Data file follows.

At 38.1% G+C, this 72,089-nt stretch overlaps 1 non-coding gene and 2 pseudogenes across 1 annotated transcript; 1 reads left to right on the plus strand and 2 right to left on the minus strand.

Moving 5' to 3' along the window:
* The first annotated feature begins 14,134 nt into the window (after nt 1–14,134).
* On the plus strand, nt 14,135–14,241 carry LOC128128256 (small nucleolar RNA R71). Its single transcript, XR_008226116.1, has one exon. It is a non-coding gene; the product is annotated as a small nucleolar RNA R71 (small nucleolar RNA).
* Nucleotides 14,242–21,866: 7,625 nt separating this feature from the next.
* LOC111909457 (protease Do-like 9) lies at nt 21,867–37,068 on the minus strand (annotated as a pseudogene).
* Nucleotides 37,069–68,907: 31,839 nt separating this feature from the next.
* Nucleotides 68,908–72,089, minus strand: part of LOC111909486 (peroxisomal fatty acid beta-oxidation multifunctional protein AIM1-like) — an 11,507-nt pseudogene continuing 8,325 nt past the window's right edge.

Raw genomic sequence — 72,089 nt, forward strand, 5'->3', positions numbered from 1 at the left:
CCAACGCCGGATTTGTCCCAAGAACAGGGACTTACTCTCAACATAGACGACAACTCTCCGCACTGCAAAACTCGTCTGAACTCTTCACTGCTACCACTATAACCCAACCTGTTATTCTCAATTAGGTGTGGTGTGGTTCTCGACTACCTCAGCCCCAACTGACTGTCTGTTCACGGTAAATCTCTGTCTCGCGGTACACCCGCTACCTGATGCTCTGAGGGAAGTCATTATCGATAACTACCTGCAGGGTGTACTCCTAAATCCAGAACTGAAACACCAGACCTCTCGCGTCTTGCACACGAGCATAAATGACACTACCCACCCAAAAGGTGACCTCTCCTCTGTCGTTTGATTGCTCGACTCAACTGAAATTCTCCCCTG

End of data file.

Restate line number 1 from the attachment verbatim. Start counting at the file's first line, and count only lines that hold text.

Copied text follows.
At 38.1% G+C, this 72,089-nt stretch overlaps 1 non-coding gene and 2 pseudogenes across 1 annotated transcript; 1 reads left to right on the plus strand and 2 right to left on the minus strand.